My children are grown-ups now, but I can still remember the feeling of holding my wee babies (yes -twins) and realizing I was responsible for them and to them – yikes!
Beyond diaper changes and food choices, I was a parent and hoped to raise these wee babies (along with their brother in years to come) into caring, thoughtful, kind and responsible future world citizens.
Would I be enough – in every sense of the word? How will I navigate rough waters?
Where Are You Going?
As it is prime summertime, “where are you going?” is a question that you may find yourself asking or answering while chatting with friends, family or perhaps even the cashier at the grocery store. With summer comes the plans for special outings, travel, and/or visiting family and friends.
I expect the two questions “where are you going?” and the related “what are you doing?” are common small-talk questions. Many of us have been looking forward to our summer adventures for months. Dreaming about where we plan to go, who we plan to see, and how we hope to feel during and afterwards.
These activities are particularly important, especially after the many required periods of sheltering, playing, learning, and living at home. My dreams include camping, Lake Superior, swimming with my nieces and nephews, connection and laughter.
Adventures as a Parent
What about your adventure as a parent? Where are you going? Have you taken the time to really sit and dream
about your parenting destination? Are there particular things you want to share with your kids?
A wise parent educator (thank you Susan) once asked a group of us to imagine our kids at 18 years old. How do we want to describe them?
Such a simple question, and yet such a big impact on me and my co-parent.
I invite you to take a moment and imagine your kids all grown up, 18 years of age. Legally adults.
What do you hope to say about each of them? If you have more than one child, where do you see differences? Where do you see similarities? How might your values as a family shape your parenting destination? How might your kids’ strengths also shape your destination?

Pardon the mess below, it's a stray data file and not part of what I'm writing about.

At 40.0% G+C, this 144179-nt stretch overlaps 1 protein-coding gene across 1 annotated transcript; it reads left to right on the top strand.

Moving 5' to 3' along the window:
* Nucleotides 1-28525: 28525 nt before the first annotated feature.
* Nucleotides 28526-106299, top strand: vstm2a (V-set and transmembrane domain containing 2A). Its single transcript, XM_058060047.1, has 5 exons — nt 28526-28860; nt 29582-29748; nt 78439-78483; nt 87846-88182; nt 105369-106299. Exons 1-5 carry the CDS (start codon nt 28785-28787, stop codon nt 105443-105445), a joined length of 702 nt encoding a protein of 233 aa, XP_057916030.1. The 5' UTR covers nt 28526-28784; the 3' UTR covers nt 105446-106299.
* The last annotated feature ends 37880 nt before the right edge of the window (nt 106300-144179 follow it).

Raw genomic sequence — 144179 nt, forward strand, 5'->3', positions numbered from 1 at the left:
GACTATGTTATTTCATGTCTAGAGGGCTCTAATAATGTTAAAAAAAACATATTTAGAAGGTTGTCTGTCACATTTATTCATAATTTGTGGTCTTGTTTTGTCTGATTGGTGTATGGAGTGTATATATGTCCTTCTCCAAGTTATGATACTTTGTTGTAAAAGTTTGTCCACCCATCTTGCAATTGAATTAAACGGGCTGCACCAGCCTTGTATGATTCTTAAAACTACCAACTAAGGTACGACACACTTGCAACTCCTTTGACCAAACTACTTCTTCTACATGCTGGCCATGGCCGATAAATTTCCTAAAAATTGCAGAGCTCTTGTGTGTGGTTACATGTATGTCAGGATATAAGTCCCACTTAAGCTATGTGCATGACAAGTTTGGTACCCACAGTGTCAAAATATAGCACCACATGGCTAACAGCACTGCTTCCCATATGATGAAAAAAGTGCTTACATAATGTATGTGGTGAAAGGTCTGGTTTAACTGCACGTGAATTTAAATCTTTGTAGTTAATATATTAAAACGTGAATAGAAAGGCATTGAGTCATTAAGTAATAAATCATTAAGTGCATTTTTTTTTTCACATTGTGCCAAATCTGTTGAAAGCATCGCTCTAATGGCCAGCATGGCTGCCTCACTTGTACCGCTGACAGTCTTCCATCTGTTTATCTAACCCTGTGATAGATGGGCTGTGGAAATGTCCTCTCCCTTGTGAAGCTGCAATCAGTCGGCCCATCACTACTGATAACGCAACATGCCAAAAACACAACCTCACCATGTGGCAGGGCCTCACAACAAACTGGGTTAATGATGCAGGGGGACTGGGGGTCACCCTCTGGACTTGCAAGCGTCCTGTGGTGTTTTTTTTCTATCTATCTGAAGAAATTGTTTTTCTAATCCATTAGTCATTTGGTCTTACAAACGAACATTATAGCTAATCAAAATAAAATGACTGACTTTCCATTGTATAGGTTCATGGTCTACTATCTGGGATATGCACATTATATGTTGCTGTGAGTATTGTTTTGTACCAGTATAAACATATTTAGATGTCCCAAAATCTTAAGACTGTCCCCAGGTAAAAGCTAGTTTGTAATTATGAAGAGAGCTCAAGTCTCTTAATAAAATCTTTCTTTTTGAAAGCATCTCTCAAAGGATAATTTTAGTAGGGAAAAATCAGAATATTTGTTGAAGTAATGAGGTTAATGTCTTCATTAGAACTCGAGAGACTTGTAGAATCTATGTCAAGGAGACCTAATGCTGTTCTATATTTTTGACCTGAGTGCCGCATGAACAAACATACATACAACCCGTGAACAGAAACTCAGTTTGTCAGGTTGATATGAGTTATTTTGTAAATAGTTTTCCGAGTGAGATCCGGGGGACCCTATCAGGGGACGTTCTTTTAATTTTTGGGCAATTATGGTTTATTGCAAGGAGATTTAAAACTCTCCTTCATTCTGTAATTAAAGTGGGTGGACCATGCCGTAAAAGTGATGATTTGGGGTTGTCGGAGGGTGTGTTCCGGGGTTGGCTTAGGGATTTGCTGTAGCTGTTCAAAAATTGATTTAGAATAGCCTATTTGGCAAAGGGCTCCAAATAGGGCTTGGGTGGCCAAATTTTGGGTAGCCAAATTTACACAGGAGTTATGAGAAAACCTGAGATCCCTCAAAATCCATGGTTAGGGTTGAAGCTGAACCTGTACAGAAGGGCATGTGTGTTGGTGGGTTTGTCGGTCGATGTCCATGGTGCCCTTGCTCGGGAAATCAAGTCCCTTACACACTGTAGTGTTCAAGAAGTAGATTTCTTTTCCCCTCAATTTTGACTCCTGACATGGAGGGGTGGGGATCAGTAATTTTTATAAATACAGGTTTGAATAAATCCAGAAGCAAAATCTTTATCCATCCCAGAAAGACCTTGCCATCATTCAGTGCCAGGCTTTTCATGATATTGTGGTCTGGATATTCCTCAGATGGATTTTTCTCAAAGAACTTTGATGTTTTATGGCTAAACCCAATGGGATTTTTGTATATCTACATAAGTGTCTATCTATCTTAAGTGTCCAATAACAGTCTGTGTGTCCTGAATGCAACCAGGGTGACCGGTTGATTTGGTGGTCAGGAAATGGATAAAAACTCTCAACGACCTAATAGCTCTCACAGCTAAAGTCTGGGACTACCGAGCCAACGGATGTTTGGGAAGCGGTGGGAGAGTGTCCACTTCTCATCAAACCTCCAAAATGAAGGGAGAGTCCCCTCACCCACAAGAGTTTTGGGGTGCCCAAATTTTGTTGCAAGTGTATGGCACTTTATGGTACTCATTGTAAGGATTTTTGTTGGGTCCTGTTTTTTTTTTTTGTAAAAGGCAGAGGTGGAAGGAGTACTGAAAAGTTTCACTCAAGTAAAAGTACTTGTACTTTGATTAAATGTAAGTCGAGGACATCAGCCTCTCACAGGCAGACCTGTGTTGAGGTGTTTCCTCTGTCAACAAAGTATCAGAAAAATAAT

Sometimes, in chatting with parents, I will refer to this “18-year-old destination” as the “north star”. The north star is also known as Polaris, Nuutuittuq, Keewatin or Ekakatchet Atchakos. By whichever name one uses – what sets it apart – is that it appears stable and unmoving in the sky.
Explorers of all kinds, from Indigenous folks, to the underground railroad as well as sailors crossing the vast oceans all used the guidance of the north star on their journeys.
Each family’s north star will be unique to that family. Having a clear idea of your own values will help you define your own, and your family’s, north star. Susan David, author of Emotional Agility offers 5 questions to help folks discover their values:
- Deep down, what matters to me?
- What relationships do I want to build?
- What do I want my life to be about?
- During which activities do I feel most alive?
- If all my stresses were gone, what would my life look like? What new things would I pursue?
Naming Your Values
Clarifying and naming your values is the first step to living them. Brene Brown, author of Dare to Lead offers a downloadable list of values that you may want to read through for inspiration.
Your north star can serve to remind you of the goals you have set as a parent. Daily decisions – and there are lots of them – can be viewed as being in (or out of) alignment with your parenting north-star-vision.